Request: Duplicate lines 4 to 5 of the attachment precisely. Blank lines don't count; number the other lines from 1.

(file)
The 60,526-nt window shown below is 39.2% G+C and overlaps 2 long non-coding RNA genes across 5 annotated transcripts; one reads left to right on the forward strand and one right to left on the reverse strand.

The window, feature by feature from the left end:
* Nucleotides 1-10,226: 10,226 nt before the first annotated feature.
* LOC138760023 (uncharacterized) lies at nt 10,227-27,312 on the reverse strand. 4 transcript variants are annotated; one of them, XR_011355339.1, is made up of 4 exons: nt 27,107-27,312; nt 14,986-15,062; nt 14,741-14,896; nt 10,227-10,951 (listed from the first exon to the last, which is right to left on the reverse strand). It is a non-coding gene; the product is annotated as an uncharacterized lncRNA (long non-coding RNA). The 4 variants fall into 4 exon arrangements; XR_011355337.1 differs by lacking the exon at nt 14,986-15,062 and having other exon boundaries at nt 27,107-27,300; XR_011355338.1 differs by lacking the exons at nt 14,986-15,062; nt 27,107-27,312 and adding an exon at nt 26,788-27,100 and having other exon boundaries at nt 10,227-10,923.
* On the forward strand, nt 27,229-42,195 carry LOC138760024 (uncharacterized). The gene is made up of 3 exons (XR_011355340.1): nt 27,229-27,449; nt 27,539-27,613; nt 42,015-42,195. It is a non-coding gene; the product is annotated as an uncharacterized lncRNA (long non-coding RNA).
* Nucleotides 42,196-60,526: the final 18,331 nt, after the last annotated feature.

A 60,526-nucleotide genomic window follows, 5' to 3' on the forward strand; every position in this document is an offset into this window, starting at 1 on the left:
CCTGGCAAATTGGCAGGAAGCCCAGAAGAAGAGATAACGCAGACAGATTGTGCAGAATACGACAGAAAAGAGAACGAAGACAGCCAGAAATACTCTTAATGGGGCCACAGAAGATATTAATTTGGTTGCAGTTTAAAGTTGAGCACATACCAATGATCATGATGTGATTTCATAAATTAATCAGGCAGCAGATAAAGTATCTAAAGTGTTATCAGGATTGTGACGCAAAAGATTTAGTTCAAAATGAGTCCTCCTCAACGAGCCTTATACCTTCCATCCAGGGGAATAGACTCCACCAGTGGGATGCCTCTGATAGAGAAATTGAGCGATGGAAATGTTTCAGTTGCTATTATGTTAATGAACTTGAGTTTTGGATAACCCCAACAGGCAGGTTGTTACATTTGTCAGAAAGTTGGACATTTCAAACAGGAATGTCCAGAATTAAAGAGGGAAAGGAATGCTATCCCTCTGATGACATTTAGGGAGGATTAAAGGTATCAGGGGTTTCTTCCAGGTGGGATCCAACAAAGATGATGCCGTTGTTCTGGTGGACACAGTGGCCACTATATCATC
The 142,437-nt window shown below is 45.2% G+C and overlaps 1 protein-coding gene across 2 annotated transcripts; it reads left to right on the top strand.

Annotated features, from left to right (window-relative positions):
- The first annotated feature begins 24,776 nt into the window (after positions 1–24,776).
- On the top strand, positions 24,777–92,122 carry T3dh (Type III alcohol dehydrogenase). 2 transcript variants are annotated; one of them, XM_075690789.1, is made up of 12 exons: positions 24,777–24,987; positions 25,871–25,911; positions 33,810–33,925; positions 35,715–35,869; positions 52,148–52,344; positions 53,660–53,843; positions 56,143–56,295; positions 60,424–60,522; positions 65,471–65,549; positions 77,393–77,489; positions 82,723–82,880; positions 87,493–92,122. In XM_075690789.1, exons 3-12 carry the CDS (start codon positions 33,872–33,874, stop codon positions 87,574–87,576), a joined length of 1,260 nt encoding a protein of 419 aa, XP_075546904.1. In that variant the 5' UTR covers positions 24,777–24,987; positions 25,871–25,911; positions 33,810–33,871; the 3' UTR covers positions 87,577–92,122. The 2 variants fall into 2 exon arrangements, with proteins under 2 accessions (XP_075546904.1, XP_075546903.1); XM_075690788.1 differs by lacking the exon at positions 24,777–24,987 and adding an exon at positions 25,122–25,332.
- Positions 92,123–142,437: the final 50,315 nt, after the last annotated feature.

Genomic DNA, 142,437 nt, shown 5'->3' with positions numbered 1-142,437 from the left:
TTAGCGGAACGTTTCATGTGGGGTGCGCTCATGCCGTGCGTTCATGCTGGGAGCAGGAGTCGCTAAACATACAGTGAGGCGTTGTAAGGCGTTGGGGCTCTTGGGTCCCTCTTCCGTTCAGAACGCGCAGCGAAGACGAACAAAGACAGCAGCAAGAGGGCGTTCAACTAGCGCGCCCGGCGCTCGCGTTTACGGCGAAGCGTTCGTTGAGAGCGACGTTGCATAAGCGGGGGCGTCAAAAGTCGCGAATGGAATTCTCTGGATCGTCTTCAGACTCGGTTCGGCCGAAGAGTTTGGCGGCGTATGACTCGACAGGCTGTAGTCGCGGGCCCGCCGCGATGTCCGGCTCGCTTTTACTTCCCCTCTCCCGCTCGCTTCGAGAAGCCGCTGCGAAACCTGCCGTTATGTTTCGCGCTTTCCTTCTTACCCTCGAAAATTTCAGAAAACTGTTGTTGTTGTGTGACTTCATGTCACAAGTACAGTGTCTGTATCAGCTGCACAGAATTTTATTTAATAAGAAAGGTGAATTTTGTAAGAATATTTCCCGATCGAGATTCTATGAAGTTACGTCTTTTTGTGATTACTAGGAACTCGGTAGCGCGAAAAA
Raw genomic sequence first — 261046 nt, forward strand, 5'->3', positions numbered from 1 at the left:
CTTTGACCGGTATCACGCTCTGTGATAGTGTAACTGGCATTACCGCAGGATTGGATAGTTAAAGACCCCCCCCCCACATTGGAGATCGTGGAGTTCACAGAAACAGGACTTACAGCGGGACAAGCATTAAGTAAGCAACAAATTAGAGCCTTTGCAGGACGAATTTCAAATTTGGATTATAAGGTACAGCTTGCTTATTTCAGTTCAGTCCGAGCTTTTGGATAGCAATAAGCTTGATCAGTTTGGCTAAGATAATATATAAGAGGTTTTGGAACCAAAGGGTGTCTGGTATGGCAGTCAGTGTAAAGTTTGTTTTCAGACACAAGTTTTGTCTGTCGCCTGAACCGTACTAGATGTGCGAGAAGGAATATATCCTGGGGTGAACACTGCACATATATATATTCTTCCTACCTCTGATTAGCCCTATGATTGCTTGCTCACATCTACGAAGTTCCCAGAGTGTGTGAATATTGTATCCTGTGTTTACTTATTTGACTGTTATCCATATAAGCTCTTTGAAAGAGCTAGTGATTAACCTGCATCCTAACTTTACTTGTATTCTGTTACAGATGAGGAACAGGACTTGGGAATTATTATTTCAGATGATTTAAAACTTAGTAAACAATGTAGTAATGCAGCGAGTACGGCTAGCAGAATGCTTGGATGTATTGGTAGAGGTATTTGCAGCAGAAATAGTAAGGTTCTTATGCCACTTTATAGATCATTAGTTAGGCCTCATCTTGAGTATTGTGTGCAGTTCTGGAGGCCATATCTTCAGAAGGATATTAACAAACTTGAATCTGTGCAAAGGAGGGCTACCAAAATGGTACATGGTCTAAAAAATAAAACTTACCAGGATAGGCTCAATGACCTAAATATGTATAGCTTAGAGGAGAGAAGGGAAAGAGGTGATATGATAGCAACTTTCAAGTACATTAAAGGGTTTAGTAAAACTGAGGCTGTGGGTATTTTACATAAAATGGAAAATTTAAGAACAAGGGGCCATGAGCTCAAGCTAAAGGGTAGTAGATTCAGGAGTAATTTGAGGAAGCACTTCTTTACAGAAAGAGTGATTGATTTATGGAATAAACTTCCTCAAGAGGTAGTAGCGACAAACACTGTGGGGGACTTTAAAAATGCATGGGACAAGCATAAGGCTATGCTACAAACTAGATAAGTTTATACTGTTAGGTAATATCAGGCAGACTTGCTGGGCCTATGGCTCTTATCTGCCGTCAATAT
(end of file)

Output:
* LOC138760023 (uncharacterized) lies at nt 10,227-27,312 on the reverse strand. 4 transcript variants are annotated; one of them, XR_011355339.1, is made up of 4 exons: nt 27,107-27,312; nt 14,986-15,062; nt 14,741-14,896; nt 10,227-10,951 (listed from the first exon to the last, which is right to left on the reverse strand). It is a non-coding gene; the product is annotated as an uncharacterized lncRNA (long non-coding RNA). The 4 variants fall into 4 exon arrangements; XR_011355337.1 differs by lacking the exon at nt 14,986-15,062 and having other exon boundaries at nt 27,107-27,300; XR_011355338.1 differs by lacking the exons at nt 14,986-15,062; nt 27,107-27,312 and adding an exon at nt 26,788-27,100 and having other exon boundaries at nt 10,227-10,923.
* On the forward strand, nt 27,229-42,195 carry LOC138760024 (uncharacterized). The gene is made up of 3 exons (XR_011355340.1): nt 27,229-27,449; nt 27,539-27,613; nt 42,015-42,195. It is a non-coding gene; the product is annotated as an uncharacterized lncRNA (long non-coding RNA).